re: Explain how service workers work like I'm five VIEW POST


Ooooh boy. This is a challenge. But I'll try.

Service Workers are like little Node.js servers that the browser spins up on-demand. Instead of sending HTTP requests directly to the network, it sends the requests to a JavaScript process that decides what to do with them. The simplest Service Worker acts like a reverse proxy server (aka load balancer). It receives an HTTP request, says "nope, you handle it" and returns the request back to the browser. The next simplest Service Worker is a proxy that simply takes incoming requests, uses fetch(event.request.url) to fetch the response, then does something with that response before passing it back to the browser, which then passes it back to your webpage.

The programming API is very similar to the raw 'http' library in Node, or a "serverless" or "cloud lambda function" API. Here's a quick comparison:

// Node.js
require('http').createServer((request, response) => {
  response.statusCode = 200;
  response.setHeader('Content-Type', 'text/plain');
  response.write("Hello world!", 'utf8');
// Service Worker
self.addEventListener('fetch', event =>
    new Response("Hello world!", {
      status: 200,
      headers: {
        'Content-Type': 'text/plain'

Okay... so they're not terribly similar in terms of actual syntax. But operationally they are doing nearly the same thing. They respond to every HTTP request with "Hello world!".

Once you realize that a Service Worker is really just a little server running on your client's computer, it's obvious all the crazy things you can do with it. The simplest is to cache results so that your webapp works offline. But you can do all sorts of things, such as redirect requests, modify requests, modify responses. You can make a service worker that transpiles JavaScript using Babel or even modify ExpressJS so you can do server-side template rendering. You can intercept HTTP requests and retrieve the files using Bittorrent.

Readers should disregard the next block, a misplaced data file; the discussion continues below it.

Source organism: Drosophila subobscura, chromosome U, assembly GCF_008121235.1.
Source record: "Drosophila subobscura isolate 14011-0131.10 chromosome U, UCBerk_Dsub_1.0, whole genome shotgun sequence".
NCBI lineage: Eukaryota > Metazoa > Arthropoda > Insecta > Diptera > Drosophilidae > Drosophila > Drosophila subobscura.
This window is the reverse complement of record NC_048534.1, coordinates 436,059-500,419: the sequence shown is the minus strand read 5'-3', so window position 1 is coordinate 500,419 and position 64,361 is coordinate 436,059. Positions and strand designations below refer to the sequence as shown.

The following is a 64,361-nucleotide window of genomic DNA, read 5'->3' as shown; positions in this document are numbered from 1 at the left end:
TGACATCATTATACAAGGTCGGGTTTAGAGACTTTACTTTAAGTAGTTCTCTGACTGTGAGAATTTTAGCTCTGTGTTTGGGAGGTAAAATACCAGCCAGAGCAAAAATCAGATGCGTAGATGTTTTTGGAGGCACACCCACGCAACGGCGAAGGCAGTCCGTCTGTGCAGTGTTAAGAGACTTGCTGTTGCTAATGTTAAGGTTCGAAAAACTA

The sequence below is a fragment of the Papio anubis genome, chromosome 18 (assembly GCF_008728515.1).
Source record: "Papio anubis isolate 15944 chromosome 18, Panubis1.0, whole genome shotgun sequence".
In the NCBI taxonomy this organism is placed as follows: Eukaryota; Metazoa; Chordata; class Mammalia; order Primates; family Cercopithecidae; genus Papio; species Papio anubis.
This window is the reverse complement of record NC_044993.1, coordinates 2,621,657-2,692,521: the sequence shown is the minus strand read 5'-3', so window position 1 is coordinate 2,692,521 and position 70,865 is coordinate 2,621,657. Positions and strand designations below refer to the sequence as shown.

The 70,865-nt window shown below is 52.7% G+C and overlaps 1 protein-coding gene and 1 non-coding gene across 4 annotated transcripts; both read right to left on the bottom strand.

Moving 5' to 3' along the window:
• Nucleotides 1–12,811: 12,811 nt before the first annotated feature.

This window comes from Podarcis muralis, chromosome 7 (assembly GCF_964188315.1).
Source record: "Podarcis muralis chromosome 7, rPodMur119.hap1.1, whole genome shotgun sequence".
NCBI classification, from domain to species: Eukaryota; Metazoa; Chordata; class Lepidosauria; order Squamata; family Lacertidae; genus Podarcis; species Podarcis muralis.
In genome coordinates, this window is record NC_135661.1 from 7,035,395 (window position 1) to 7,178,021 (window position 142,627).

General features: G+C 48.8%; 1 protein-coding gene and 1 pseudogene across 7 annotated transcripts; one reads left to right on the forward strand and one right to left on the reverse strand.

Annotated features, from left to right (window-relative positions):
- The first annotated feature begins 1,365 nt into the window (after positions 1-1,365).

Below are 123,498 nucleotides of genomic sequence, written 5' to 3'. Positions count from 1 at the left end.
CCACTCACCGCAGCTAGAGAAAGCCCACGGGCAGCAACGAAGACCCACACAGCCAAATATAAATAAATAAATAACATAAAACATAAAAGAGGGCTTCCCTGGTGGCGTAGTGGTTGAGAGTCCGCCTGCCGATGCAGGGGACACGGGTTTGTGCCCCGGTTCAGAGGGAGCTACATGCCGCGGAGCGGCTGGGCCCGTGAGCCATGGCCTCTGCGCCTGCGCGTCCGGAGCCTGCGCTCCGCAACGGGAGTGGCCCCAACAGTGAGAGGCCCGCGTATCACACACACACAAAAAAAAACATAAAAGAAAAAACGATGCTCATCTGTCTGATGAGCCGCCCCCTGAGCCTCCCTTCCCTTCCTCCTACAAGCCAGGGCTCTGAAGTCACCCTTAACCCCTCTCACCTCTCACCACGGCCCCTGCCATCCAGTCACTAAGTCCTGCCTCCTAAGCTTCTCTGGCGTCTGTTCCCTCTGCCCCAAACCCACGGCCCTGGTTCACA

One thing you can't do though is assume that it is running all the time. It's not. In fact, as soon as you close all the webpages using it, the browser will kill the Service Worker thread. So you can't store state in memory. You have to assume that any moment could be it's last. Maybe it's running on a smartphone, and as soon as the user switches apps or turns of the screen, the browser will kill it to save battery life.

This is a bummer. Because one of the best things about having a server, is you can send stuff to it remotely! Service workers don't have an IP address though. The user's browser can communicate with it, and it can initiate a communication to another server, but how could another server contact your service worker if your service worker isn't always running?

This is where the browser vendors and mobile OS's came up with a great hack. Your service worker can't always be running - that would be terrible for battery life. But their servers - Google's and Apple's - are always running. And the phone's OS is always in contact with those servers (yay privacy's dead!). And the phone's OS can open the phone's web browser. So like the world's geekiest relay, these all coordinate so that you (the website admin) can send a message to an individual service worker running on someone's phone, by sending the message to Google (or Apple's) "push" server, which sends the message to the phone's OS, which shows a notification, which when users click on it opens their browser to your webpage at which point the browser "spins up" your little Service Worker service who receives the "push" event. Since each user has their own Service Worker, you can individualize each push message to be just for them. (Usually by associating their Service Worker with an account on your website.) That way users can choose their own personal notification preferences. Crazy right?!

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